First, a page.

Join radio host Boyd Matson every week for adventure, conservation and green science. This week his guests reflect on the dangers of climbing Mount Everest after the recent tragedy, row a boat across the oceans and bike across continents to circumnavigate the globe, discover what it is like to be a kid in Mongolia, learn what happened This Weekend In History, detect land mines in Cambodia, travel in style with your dog companion, discover new ways which drug trafficking is cutting down the rainforest, gave through space and time with the world’s most powerful satellite array, and understand why Sherpas climb deadly peaks on Wild Chronicles.

Mining in El Salvador: Can Corporate Behaviour be Changed?

Guest article by Vladimir Pacheco Central America remains a land of tremendous potential but persistent poverty. In vulnerable states recovering from civil strife and growing inequality, foreign corporate investment has additional obligations to ensure community consent through patient engagement. In this guest article, Vladimir Pacheco, a social scientist who has worked on mining and human…

Geography in the News: Tragic Deaths of Amphibians

By Neal Lineback and Mandy Lineback Gritzner, Geography in the NewsTM Dying Frogs, Salamanders, and Other Amphibians A deadly fungus is attacking Earth’s amphibian species. Unfortunately, the disease seems to be winning and its price may be the extinction of frogs, toads and salamanders. The disease, called chytridiomycosis, or chytrid for short, has been decimating…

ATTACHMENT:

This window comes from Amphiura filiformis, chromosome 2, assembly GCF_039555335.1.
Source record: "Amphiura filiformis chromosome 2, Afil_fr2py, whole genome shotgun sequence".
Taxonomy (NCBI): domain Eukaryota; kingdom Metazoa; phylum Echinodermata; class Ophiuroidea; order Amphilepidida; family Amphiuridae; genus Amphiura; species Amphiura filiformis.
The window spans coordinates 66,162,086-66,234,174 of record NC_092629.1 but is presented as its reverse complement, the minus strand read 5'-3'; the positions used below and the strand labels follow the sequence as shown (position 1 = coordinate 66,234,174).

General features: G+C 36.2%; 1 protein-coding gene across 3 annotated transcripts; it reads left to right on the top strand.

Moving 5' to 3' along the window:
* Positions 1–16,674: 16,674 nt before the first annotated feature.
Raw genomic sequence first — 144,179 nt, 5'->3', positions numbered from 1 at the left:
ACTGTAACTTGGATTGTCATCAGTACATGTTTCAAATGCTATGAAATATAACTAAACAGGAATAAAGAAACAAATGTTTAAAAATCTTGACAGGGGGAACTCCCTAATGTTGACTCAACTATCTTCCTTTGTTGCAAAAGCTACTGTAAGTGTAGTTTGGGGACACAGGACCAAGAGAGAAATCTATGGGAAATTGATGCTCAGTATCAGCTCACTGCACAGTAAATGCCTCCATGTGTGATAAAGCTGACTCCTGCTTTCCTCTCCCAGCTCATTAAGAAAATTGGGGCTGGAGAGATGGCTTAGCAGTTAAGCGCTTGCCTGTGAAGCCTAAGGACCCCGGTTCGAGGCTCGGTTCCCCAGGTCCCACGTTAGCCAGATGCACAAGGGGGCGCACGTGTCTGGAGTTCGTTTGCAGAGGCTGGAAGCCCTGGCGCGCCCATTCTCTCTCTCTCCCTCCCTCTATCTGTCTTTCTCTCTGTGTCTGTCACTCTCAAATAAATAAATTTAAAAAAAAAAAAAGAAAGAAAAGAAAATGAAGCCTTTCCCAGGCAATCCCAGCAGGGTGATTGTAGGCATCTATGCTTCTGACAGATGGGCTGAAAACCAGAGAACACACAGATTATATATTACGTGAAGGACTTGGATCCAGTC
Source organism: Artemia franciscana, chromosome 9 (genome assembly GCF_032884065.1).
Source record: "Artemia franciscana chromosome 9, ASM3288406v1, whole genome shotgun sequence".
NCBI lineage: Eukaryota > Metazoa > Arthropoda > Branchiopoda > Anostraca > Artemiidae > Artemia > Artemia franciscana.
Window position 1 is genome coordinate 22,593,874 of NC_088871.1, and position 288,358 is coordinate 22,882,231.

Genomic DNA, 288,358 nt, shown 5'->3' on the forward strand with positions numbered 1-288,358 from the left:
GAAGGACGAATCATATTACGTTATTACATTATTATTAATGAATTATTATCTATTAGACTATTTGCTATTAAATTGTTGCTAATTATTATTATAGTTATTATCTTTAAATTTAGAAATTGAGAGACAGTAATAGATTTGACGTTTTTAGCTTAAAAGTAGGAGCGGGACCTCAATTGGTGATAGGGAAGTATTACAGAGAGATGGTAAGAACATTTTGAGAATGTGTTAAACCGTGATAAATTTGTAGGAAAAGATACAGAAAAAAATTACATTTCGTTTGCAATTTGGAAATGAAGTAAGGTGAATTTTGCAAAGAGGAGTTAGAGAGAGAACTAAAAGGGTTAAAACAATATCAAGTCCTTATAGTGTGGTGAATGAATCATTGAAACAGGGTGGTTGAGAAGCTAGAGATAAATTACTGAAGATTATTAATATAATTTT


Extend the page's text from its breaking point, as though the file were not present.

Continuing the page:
Geography in the News: Bananas, the Top Fruit

By Neal Lineback and Mandy Lineback Gritzner, Geography in the NewsTM The Banana Story An interesting book published in 2012 detailed the life of  Samuel “Sam the Banana Man” Zemurray. Therein lies an interesting economic geography of international intrigue and business success with lessons to be learned today about international trade by large corporations. Zemurray,…

New “Demon” Ants Named for Maya Underlords

The devil’s in the details when it comes to fearsome new ant species described recently in Central America.

Conservation Plus Agriculture Equals True Food Security

The United Nations Food and Agriculture Organization has estimated that to feed the world’s growing population over the next 40 years we must find ways to increase food production by 60 percent. Most proposed solutions target demand alone by increasing crop yields. An alternative approach gaining increased attention recognizes the mutual dependency of agriculture and conservation. The results are promising – putting more food on more tables while bringing additional benefits to the environment and rural communities.

Secrets of the Happiest Places on Earth

Best-selling National Geographic author and speaker Dan Buettner shares the factors that boost quality of life in four of the happiest places on Earth. Photo of Dan Buettner courtesy Blue Zones By Ford Cochran For much of the last decade, Dan Buettner has traveled to the places where people live longest and where they claim…